And then I found Shawn Achor via the TED site, and this talk about happiness.  In a nutshell, he said (and I’m sorry if I’m misquoting):

If happiness is on the opposite side of success, your brain never gets there. What we’ve done is we’ve pushed happiness over the cognitive horizon as a society. And that’s because we think we have to be successful, then we’ll be happier

And this was quite frankly is the best kernel of wisdom I’ve heard in a very very very very long time.  I’m now aware of my behaviour and way of thinking, in that for a very long time and for a while to go, I have believed that in order to be happy, I have to accomplish something. Hit a goal, become something else, prove to myself or someone that I am worthy of happiness.  But now I see that this is getting me nowhere, so I have decided now that I don’t need to WAIT for something “good’ to happen to me to allow myself to be happy.  I have to be happy to let good happen to me.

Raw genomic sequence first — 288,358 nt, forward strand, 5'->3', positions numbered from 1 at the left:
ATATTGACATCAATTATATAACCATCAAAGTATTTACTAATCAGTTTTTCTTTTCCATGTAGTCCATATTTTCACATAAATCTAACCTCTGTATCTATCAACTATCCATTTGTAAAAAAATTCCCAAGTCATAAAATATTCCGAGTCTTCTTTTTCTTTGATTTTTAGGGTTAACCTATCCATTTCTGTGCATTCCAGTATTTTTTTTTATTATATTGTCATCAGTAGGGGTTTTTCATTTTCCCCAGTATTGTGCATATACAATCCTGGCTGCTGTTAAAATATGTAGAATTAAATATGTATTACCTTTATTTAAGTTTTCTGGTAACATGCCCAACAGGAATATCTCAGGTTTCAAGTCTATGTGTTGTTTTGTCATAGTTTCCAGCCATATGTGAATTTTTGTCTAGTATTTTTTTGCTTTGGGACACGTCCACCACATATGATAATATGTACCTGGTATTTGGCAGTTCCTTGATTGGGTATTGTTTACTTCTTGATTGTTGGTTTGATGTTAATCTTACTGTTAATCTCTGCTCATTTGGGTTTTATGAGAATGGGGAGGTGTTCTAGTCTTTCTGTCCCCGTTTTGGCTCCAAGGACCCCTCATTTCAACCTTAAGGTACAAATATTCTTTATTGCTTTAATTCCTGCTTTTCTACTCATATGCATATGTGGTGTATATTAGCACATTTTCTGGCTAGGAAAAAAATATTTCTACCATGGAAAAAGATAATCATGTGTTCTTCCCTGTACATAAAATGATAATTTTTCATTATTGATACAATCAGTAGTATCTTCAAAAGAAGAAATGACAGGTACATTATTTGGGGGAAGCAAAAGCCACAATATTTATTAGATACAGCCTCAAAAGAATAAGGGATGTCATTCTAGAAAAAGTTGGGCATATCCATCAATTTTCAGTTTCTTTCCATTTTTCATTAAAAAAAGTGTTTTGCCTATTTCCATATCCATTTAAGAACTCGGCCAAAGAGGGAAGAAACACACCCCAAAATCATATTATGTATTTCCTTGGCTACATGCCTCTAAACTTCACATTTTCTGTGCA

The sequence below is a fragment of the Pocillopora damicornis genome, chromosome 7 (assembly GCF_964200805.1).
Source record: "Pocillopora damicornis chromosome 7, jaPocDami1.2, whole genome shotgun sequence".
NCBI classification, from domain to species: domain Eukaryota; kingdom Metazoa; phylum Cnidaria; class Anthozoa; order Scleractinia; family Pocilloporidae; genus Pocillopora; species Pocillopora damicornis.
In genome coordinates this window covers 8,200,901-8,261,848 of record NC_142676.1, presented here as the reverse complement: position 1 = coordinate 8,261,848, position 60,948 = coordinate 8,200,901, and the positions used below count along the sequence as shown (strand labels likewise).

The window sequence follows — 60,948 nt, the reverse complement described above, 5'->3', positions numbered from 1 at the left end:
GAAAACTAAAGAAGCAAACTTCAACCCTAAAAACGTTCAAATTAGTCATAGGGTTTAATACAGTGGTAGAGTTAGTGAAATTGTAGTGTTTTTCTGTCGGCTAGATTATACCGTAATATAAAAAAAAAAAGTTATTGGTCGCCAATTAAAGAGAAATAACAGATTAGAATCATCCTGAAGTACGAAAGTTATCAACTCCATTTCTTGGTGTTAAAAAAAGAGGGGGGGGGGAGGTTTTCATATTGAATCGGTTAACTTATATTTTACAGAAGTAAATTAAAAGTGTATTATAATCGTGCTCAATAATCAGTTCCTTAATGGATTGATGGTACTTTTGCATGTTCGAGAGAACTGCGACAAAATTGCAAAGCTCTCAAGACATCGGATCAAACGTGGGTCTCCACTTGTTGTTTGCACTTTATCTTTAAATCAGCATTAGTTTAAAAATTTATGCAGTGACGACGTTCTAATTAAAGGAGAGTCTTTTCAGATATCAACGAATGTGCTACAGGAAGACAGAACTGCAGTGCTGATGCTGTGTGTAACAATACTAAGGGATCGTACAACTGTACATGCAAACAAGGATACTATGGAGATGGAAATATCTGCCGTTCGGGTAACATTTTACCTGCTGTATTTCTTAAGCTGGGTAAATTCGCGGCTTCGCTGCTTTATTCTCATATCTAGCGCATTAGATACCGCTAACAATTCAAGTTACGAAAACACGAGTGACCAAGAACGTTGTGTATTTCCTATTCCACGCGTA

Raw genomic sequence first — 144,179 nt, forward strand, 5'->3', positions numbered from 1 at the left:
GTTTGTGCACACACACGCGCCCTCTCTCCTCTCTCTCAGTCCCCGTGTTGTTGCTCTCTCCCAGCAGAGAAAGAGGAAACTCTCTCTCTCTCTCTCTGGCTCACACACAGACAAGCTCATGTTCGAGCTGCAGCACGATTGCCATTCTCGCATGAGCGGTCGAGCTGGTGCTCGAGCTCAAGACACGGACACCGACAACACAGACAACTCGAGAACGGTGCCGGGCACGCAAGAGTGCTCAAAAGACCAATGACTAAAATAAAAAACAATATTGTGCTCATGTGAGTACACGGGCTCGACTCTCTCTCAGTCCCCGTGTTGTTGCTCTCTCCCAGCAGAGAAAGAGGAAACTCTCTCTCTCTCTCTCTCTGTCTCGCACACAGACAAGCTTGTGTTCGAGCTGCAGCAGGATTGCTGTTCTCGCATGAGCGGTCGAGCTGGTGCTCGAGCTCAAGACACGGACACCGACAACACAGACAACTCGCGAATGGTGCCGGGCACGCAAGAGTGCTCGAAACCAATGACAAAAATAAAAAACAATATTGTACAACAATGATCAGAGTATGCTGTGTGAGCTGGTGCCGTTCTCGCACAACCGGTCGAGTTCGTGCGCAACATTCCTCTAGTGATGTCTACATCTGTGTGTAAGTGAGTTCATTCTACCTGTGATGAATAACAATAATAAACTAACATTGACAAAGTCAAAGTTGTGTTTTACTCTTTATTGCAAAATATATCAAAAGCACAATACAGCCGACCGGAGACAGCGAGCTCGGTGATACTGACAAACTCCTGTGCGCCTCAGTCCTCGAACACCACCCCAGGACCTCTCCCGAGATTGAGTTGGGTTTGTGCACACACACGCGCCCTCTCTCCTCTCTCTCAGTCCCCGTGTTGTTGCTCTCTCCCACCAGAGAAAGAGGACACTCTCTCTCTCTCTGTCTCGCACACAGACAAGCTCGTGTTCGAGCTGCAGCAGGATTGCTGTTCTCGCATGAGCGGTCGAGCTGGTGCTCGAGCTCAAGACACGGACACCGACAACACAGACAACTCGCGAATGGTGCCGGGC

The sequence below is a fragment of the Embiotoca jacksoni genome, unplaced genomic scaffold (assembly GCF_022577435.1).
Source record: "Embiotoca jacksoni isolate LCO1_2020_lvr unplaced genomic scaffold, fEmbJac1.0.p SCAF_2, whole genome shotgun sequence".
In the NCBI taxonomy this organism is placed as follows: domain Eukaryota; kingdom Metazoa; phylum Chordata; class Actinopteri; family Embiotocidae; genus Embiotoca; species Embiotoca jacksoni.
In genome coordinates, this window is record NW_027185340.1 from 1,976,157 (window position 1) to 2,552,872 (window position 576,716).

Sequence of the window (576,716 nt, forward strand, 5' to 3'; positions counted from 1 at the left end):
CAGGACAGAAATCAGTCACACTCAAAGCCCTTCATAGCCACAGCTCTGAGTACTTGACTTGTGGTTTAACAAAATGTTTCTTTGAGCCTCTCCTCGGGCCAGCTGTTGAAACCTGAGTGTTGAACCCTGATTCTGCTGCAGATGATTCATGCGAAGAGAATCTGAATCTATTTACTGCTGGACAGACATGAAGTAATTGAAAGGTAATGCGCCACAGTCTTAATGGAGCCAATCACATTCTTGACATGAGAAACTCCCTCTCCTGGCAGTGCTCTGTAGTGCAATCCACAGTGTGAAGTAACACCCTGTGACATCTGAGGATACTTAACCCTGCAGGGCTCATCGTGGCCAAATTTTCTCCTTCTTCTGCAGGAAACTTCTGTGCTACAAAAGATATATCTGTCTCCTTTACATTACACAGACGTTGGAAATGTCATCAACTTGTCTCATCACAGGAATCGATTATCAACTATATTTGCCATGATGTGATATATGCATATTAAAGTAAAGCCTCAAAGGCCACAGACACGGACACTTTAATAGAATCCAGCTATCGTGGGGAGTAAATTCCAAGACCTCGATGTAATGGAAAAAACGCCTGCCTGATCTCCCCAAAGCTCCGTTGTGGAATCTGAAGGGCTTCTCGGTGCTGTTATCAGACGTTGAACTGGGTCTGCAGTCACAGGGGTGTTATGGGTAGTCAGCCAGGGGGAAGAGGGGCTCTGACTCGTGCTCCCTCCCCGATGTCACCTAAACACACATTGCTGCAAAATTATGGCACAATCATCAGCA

BRILLIANT!

The presentation offers advice for people seeking a happy state of being, and this one below (which I pulled from a Huffington Post article), really resonated with me:

Focus On The Positive

Write for two minutes a day describing one positive experience you had over the past 24 hours.  This is a strategy to help transform you from a task-based thinker, to a meaning based thinker who scans the world for meaning instead of endless to-dos. This dramatically increases work happiness.

Oh my god. Couldn’t even begin to tell you how enjoyable writing daily for 2 minutes about something awesome that happened to me that day. I’d bump it up to 10 minutes and tell you how I felt before, during and after the event. Why this is genius?!?!!?

So from now on it’s more youtube clips of Jorge and his girls singing “Home” by Edward Sharpe and The Magnetic Zeros.  It’s more revelling in the totes adorbs images of Theo and Beau.

It’s more spending quality time with my fiancée, whom I did agree to spend the rest of my life with, so it might as well be a meaningful one.

It’s more reaching out to my family a little more, and not just the odd occasional call to my mother on my lunchbreak because I have a spare moment (horrible, right?).

It’s more checking in on my friends every once in a while, who are just as fed up and busy as I am.

I’m trying to be better, and every year brings new challenges, but this one, to be appreciative and happy with your life, I think this one could be the one that sticks.